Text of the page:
Architectural Functionality in Game Levels
When I play games I feel like I can tell if playspaces were built with architectural logic in mind, or if somebody is just grinding out gameplay zones and putting artistic themes on top.
The identity and personality of a game space is stronger if the place makes sense in the game world. Area identity and ‘functional logic’ improves player pathfinding and immersion. As a level design lead, I see huge value in helping Level Designers to identify the function of spaces before building them for a video game.
Gameplay Functionality Is First And You Knew That
(Again, ‘scuse me for being obvious.) The whole purpose of a video game level is to provide spaces for the player to experience gameplay. Game mechanics let players do various cool things to overcome challenges, and level designers create spaces in which to experience those challenges. Fighting games have flat arenas, adventure games demand exotic variety. Cover shooters have.. cover. You get the idea.
As a level designer, the thing you concern yourself with primarily is always gameplay. If the space isn’t convenient for gameplay, nothing else really matters.
But weird, bad levels happen when designers are focused on ONLY gameplay.
Architectural Logic Brings Value Even In Unrealistic Games
Whatever the space “is”, there are logical assumptions associated with the identity. In real life and in your game fantasy, spaces exist for some reason, and the way the space is built should support the functionality.
For example, let’s say your level is a hospital. Hospitals have long corridors with lots of small rooms or curtained chambers for seeing patients. If your hospital level doesn’t reflect this, it’s not going to look or feel like a hospital no matter how much art magic you throw on top of it.
Castles are built up of layers of secure courtyards leading to massive keeps. Train tracks and major roads mostly run straight and take a long time to curve 90 degrees. Massive structures aren’t supported by large rooms with no pillars. Nobody makes their employees jump over the conveyor belt to reach the bathroom. Etc.
Even if your level is “The Dungeon of Crazy Lord Dark”, you can draw logical rules for the environment. What mechanism drives the traps? How do minions move from one part of the dungeon to another? Who brings in the gruel for the prisoners, and from where? What’s the purpose of each area? Analyzing and asking yourself questions will help make the places make sense.
When your places have a purpose, players can find their way around more easily, areas have more personality, and it’s easier to build gameplay sequences that seem cohesive with the game world.
Macro LD Blends Gameplay With Fantasy-Functionality
Every level design in a video game is a solution to a set of needs. Designers are assigned a mission in a story, or a multiplayer game mode, or somebody’s variety matrix spreadsheet, and you have to make a place that is fun to play while telling that story, or playing that game mode, etc.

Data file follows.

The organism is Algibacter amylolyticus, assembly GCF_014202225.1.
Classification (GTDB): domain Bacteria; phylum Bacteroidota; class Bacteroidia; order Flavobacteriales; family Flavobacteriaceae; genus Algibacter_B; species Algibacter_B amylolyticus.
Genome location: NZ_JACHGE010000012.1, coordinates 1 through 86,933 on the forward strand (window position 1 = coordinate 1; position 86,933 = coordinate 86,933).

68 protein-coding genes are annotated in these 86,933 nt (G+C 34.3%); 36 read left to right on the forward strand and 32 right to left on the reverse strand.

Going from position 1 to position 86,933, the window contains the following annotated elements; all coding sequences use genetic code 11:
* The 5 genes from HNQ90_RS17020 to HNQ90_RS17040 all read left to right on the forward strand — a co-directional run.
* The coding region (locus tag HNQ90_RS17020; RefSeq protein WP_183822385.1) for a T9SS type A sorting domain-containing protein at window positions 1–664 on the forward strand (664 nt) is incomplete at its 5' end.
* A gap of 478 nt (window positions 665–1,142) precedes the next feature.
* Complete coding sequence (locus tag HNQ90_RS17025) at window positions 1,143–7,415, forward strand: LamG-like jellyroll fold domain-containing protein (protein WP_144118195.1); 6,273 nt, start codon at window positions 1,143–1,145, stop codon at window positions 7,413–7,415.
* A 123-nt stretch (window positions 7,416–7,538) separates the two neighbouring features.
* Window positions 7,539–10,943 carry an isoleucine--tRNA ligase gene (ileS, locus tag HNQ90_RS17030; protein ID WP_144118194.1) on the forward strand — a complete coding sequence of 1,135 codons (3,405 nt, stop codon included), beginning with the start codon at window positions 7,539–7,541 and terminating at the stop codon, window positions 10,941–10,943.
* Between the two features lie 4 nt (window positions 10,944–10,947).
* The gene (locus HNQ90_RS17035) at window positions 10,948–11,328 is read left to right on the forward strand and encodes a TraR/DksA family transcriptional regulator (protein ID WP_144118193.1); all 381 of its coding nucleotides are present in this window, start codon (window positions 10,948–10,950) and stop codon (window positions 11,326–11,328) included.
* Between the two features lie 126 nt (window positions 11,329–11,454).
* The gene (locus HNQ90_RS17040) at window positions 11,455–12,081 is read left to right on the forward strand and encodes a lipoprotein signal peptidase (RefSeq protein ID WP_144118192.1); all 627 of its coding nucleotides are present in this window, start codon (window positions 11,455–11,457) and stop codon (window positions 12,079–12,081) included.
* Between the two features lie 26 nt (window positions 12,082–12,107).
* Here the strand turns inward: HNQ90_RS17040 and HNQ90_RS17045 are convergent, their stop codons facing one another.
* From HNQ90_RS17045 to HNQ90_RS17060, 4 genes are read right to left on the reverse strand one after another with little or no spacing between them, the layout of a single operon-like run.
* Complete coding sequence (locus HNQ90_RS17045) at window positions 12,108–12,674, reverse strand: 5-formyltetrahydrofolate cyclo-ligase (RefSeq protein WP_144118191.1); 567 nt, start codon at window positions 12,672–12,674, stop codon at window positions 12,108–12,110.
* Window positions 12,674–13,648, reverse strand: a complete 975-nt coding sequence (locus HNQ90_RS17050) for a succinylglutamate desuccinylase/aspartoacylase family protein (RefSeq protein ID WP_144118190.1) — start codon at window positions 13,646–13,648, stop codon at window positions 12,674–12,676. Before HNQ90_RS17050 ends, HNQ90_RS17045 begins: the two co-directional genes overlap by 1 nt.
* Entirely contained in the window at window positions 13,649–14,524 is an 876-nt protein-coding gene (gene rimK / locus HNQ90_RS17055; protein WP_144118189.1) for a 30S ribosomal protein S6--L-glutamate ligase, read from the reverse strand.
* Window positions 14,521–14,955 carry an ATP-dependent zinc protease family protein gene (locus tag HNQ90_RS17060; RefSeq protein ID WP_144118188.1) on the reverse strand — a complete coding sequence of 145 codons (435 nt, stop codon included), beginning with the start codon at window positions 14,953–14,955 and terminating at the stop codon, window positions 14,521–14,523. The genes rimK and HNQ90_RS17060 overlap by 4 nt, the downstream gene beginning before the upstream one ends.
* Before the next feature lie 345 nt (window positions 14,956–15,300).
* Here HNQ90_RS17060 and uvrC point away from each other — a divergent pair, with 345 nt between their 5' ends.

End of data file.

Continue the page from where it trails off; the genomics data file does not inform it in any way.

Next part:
I tell level designers to “stay macro for as long as you can”, i.e., think about the level functionality in-fantasy and for gameplay from ‘high above’ the level before you get into details and start building.
For example, let’s say I’m making a spaceship level in a science-fiction stealth game. I’ll start by identifying what the spaceship does in the game fantasy universe. Does it transport soldier-bots? Is it for exploration? Is this a mining vessel that drills into asteroids? How many people work inside this ship? Is there gravity inside? Answering these questions will help me define what kinds of areas I should include in my spaceship.
Once I have my macro guidelines from the world fantasy, I’ll try to gather macro rules from the gameplay. Is this single-player or can you play with friends? What gameplay mechanics can the player use to stay in stealth? What’s the goal of the mission?
Defining each area by functionality and matching each area to gameplay mechanics the player can use BEFORE I start actually building my space will help me end up with a place that has strong identity in each area, and I will feel confident that the place will “make sense”, while supporting good gameplay.
Landmarks vs Generic Props and Player Navigation
The identity of a space in a level should be clear by looking around the space. Typically, strong unique landmarks or areas with unique architecture are what helps the player say “this is new” or “I’ve been here already”.
In game production getting your landmarks to really shine and “stay unique” is a constant process of checking and re-checking; it’s very common for AAA levels to be built out of collections of generic assets and it’s very easy for key areas to lose their identity. Watch the player camera and pay attention to how often the ‘special’ components are showcased. Your landmarks should highlight the fantasy-functionality and identity of each space. You want players to be able to call out the identity of each area without struggling.
Bend The Rules When Useful
We make video games, so gameplay will always matter most. The metrics of the game matter more than adherence to realism. If it’s slightly ridiculous that there’s a person-sized vent right above the security desk but it produces great gameplay… do the thing that’s best for gameplay.
But defining the functionality of each space in your level will help you focus on creating spaces with strong identity, and players will navigate better and be able to communicate with each other better when they play your game.
Keep asking yourself these questions, and you’ll make better levels:
- What does this space for in gameplay?
- What is this space for in the game fantasy world?